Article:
Thread: Getting Started
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Old 7-Dec-2009, 11:24 AM  
Join Date: Dec 2009
Posts: 54
Google Earth Coverage Maps

Quick links: Download the files from here.

Please note that in order to use the Google Earth Coverage Maps, you must have the following:
  • Google Earth 4.0 or later
  • A very good 3D graphics card
  • Lots of RAM
  • Fast internet connection
  • BitTorrent client for downloading the files

If you need general help with Google Earth or BitTorrent clients, you might find some useful information at the following places:
Google Earth on Wikipedia
Google Earth home page

BitTorrent on Wikipedia
uTorrent home page (Win)
Vuze home page (Mac/Win)
Transmission home page (Linux/Mac)

STEP 1: These coverage overlay files are very large, so they have been organized into metro-sized packages to keep their download sizes manageable. Browse through the list of metro packages to find the package that is most appropriate for your location. This list won't cover everyone because the size of the overlays makes it impractical to support every possible location, however, most people should be able to find 1 or 2 packages that include their local transmitters.

If you are looking for the coverage map of a specific broadcast, you can try searching through the Callsign List, located here.

Click on the torrent link for the package(s) that you want. You should be able to open the torrent file with your BitTorrent client to start the download process. You can monitor the progress of the download in your BitTorrent client.

NOTE: If you are interested in downloading all of the metro packages at the same time, there is a torrent link at the bottom of the metro list that allows you to do just that. However, be aware that you must have a very high speed internet connection and lots of disk space to even attempt such a large download.

STEP 2: Once your BitTorrent client indicates that the download is complete, you can then open the *.kmz file in Google Earth.

As soon as the file is opened, you should see an aerial view of the world with several red and green dots marked on the landscape. Those dots mark the locations of the transmitters in the area (red=analog channels, green=digital channels). By default, the coverage maps are not visible when the file is initially loaded.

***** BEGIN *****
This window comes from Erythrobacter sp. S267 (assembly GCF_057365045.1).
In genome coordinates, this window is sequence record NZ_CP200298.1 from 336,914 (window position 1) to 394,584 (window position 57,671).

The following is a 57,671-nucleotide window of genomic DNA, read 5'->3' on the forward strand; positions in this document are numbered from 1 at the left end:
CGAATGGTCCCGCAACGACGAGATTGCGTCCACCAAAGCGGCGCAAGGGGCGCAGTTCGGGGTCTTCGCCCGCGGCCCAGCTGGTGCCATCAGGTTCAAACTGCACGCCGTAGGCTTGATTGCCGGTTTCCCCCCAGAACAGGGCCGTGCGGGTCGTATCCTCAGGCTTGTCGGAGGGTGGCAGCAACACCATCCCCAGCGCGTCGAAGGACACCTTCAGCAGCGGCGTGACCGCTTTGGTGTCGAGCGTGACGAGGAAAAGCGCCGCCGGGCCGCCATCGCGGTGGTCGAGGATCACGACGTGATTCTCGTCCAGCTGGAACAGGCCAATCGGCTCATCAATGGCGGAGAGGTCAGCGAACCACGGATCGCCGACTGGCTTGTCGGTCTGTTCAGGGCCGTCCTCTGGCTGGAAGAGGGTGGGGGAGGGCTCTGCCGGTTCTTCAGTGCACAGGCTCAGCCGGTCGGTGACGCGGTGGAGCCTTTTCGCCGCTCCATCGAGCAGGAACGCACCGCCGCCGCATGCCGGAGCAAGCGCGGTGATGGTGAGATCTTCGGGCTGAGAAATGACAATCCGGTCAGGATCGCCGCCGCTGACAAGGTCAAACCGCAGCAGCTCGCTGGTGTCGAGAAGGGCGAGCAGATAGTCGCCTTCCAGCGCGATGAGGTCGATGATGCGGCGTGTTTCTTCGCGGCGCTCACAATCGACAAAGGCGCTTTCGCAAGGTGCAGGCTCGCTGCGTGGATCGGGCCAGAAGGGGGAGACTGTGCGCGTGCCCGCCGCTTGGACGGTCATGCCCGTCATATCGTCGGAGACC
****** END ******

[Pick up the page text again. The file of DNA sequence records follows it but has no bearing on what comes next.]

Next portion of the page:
To see the available coverage maps, you'll need to click on the "+" sign next to "Tx maps On/Off" (look in the folders on the left hand side of the screen). This will expand the folder containing a list of all the included coverage maps.

STEP 3: The transmitters are listed with the digital ones first, followed by the analog ones. If you are looking for a specific transmitter, the maps are sorted alphabetically by their call sign. To view the coverage map for any of the transmitters, just click on the circle to the left of the transmitter's call sign. The map will begin loading, and within a few seconds, you should see the colored map appear on top of the terrain.

At this point, you can use the 3D controls of Google Earth to fly around, tilt, zoom, and rotate your view to examine the coverage map any way you like. You can select a different coverage map at any time and see how well all the different stations are reaching your neighborhood.

TIP: The terrain variations are easier to see if you set the terrain exaggeration to 3 (max) in the Google Earth options.

If you click on any of the transmitter icons, a balloon will pop up with a few vital stats about the transmitter plus a link to the FCC's transmitter web site.

If you would like to see screen shots of some of these steps, you can view this guide here.
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